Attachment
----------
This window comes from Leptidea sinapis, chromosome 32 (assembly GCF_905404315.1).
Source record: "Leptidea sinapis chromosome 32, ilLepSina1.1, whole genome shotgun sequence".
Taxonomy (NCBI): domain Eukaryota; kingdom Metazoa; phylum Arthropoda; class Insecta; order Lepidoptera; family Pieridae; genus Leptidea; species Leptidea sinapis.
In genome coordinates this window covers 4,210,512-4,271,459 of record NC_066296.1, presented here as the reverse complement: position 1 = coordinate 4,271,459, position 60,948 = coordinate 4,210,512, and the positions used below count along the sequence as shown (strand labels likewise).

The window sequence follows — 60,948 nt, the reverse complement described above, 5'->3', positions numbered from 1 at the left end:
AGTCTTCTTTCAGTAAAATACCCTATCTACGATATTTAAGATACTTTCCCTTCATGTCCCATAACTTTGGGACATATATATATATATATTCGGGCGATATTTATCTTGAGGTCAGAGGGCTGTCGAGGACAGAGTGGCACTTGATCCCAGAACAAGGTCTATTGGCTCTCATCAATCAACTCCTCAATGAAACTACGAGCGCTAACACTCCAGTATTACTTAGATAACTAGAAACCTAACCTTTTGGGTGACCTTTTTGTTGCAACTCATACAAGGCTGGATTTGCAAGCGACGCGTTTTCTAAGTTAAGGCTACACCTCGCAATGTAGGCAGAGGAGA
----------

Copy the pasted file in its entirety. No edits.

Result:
This window comes from Leptidea sinapis, chromosome 32 (assembly GCF_905404315.1).
Source record: "Leptidea sinapis chromosome 32, ilLepSina1.1, whole genome shotgun sequence".
Taxonomy (NCBI): domain Eukaryota; kingdom Metazoa; phylum Arthropoda; class Insecta; order Lepidoptera; family Pieridae; genus Leptidea; species Leptidea sinapis.
In genome coordinates this window covers 4,210,512-4,271,459 of record NC_066296.1, presented here as the reverse complement: position 1 = coordinate 4,271,459, position 60,948 = coordinate 4,210,512, and the positions used below count along the sequence as shown (strand labels likewise).

The window sequence follows — 60,948 nt, the reverse complement described above, 5'->3', positions numbered from 1 at the left end:
AGTCTTCTTTCAGTAAAATACCCTATCTACGATATTTAAGATACTTTCCCTTCATGTCCCATAACTTTGGGACATATATATATATATATTCGGGCGATATTTATCTTGAGGTCAGAGGGCTGTCGAGGACAGAGTGGCACTTGATCCCAGAACAAGGTCTATTGGCTCTCATCAATCAACTCCTCAATGAAACTACGAGCGCTAACACTCCAGTATTACTTAGATAACTAGAAACCTAACCTTTTGGGTGACCTTTTTGTTGCAACTCATACAAGGCTGGATTTGCAAGCGACGCGTTTTCTAAGTTAAGGCTACACCTCGCAATGTAGGCAGAGGAGA